64. 64. mistakes again or redoing the same work, to an inability to innovate or to understand and satisfy client needs. Until now competitive advantages have been built on information asymmetry. In the future, we will be mistaken if we think that exclusive access to information is an advantage. In today's complex environment, real competitive advantages are created by people who can find relevant information, transform it into practical knowledge and use it to create value. The challenge is to find, attract and hold on to these people; the challenge is to create an environment in which their talent can be developed and used to its fullest; and transparency is essential in such an environment. Frédéric Domon is co-founder of Socialearning, a consulting agency for organization and collaborative strategies. Socialearning assists businesses to understand the issues surrounding new methods of value creation and helps them develop collaborative work and training practices (enterprise 2.0, social learning) for innovative partnerships with their clients (social media and social business). Frédéric is also the creator of Entreprise Collaborative, a think tank on social learning and businesses inside networks. Due to his background in communications and marketing, Frédéric still has a passion for graphic design, as you can tell from the layout of this collection.
  65. 65. By definition, participative innovation is a structured management approach to stimulate and facilitate the introduction, implementation and circulation of ideas to personnel. The notion of "participation" introduces a management axis, a mechanism for listening and for dialogue toward employees, kindness and a positive stance: each employee can have ideas. Voicing the idea needs to be promoted. The notion of "innovation" introduces boldness, curiosity and risk-taking, implying that one has the right to err.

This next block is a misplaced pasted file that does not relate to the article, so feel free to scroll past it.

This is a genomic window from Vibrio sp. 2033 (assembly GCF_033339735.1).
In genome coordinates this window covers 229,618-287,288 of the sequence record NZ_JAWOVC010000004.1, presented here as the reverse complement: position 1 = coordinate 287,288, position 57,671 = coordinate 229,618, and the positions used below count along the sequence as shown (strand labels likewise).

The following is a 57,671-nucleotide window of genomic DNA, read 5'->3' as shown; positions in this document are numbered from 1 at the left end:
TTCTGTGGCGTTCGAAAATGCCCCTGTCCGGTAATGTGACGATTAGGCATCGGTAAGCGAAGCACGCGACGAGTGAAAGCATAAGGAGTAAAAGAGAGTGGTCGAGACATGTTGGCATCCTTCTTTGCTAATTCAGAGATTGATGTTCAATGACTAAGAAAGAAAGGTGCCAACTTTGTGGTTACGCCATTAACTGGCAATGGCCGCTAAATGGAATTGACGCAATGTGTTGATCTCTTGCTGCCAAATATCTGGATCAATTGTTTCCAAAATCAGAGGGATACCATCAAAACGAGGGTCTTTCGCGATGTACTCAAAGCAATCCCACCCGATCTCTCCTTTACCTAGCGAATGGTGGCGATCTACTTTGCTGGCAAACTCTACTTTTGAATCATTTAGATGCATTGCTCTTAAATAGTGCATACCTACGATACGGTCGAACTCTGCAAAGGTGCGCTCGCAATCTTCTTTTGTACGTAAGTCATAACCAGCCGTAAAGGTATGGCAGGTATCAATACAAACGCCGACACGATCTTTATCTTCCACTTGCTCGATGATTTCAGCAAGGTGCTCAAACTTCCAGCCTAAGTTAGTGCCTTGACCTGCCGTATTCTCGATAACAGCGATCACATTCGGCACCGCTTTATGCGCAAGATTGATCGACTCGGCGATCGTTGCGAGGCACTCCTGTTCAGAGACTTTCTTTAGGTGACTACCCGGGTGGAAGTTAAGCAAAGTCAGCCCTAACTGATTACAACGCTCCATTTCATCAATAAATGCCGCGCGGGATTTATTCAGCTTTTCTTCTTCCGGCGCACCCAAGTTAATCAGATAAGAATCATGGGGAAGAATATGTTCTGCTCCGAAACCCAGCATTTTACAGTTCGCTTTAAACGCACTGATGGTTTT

66. 66. With strong practical experience in business, the partner members of the association INNOV’ACTEURS constructed a reference system to successfully implement Participative Innovation, or PI. Visual representation of the reference system for Participative Innovation At first, businesses need to define their values, their mission and their ambition. Then they need to build the processes that will enable them to achieve their vision and to define the type of innovation to put in place, according to the situation. The business could have spontaneous innovation: every person can put forward an idea and the manager needs to know how to receive and deal with the idea; or encouraged innovation: using and leading methods for the resolution of problems or for creative purposes, or to have internal challenges on a given theme. Then the company figures out the synergy with institutional